An inflatable of Belgian comics series character Tintin is paraded during the Balloon's Day Parade as part of the annual Comic Book Festival in Brussels on Sep. 6, 2014 (AFP/Emmanuel Dunand)
The cover of a Tintin story that satirised Hitler's German expansionism could go for more than a 350,000 euros ($395,000) when it comes up for auction in Paris Saturday.
In King Ottakar's Sceptre, the boy detective's Belgian creator Herge was taking a dig at the Nazi leader after his annexation of Austria in 1938.
Tintin and his faithful hound Snowy find themselves trying to foil a plot by spies to overthrow the king of the fictional Balkan land of Syldavia.
The story was first published in the children's supplement of the conservative Brussels newspaper Le Petit Vingtieme. The cover shows Tintin tripping as he gets out of the plane in Prague and having to grab his new friend Professor Alembick's beard to right himself.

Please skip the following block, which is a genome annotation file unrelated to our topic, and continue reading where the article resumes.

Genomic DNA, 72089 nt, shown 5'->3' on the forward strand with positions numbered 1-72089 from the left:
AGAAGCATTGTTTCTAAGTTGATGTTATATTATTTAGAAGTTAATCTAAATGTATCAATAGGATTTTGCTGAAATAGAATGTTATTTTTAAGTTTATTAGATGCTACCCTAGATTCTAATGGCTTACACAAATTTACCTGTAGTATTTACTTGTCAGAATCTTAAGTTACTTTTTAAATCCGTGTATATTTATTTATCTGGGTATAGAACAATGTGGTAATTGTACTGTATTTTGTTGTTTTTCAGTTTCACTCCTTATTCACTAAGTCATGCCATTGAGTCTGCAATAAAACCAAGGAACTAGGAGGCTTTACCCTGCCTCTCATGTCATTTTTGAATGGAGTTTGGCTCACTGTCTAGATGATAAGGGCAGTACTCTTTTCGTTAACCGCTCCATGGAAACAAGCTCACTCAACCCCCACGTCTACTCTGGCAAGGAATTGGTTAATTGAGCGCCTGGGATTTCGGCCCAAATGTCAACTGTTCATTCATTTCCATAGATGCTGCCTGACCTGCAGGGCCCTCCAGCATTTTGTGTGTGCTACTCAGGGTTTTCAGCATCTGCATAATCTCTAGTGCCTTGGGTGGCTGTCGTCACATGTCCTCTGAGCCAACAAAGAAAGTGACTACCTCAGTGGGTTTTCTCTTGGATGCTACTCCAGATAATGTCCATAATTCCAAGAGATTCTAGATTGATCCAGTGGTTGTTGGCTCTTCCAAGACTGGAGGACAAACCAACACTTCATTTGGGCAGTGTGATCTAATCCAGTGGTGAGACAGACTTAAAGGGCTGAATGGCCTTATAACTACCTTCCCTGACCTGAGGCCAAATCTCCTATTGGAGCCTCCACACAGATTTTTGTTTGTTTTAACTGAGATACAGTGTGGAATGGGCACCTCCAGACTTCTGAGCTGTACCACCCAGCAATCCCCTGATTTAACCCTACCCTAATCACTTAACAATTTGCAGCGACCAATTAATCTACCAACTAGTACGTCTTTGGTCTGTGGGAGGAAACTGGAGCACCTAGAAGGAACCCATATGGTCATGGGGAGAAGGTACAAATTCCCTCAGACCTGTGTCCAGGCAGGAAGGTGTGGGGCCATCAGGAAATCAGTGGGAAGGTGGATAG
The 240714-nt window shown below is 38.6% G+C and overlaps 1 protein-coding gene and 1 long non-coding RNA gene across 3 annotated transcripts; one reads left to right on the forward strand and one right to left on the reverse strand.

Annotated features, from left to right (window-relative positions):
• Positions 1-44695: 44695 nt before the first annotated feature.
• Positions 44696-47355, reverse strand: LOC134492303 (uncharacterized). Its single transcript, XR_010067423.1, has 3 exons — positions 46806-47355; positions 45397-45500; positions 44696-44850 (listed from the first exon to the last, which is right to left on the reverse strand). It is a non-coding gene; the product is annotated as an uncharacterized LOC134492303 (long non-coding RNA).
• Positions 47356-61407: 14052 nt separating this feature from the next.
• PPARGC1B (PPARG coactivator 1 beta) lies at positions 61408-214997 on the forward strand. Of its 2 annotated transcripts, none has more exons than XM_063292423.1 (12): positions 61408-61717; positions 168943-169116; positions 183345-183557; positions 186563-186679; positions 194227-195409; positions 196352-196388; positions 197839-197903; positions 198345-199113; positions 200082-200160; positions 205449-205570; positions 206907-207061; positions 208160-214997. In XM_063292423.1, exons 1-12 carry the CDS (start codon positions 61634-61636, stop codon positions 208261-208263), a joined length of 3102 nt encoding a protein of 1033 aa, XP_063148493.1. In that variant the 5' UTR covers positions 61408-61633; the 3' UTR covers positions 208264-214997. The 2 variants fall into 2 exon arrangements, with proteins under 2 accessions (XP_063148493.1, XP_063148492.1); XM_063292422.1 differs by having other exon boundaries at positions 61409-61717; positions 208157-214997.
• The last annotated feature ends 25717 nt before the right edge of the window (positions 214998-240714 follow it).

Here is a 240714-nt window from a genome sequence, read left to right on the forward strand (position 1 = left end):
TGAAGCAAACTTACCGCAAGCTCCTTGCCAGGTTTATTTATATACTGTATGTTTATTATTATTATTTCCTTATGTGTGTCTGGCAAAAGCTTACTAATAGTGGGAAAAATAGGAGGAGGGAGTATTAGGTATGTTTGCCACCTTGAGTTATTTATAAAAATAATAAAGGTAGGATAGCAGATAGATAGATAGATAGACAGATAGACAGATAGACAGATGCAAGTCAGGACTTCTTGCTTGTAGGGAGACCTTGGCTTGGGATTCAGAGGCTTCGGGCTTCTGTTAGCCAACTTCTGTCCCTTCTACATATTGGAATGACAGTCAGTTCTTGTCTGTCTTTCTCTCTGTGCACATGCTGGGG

The drawing is part of a major sale of classic cartoon images at Artcurial auction house in the French capital, which was postponed in March because of the coronavirus pandemic.
Also going under the hammer is painting of Asterix and Obelix by their creator Albert Uderzo for a 1966 coloring book, which is expected to sell for up to 25,000 euros.
But the biggest bids are expected to go a 1954 ink drawing called "Le pirogue" (The Dugout Canoe) of the Marsupilami, the fictional South American animal invented by the legendary Belgian artist Andre Franquin.
It has an estimate of between 350,000 and 450,000 euros.
Franquin was one of the most influential postwar comic book artists, and Marsupilami often appeared alongside the characters Spirou & Fantasio, which he drew from 1949 to 1969.
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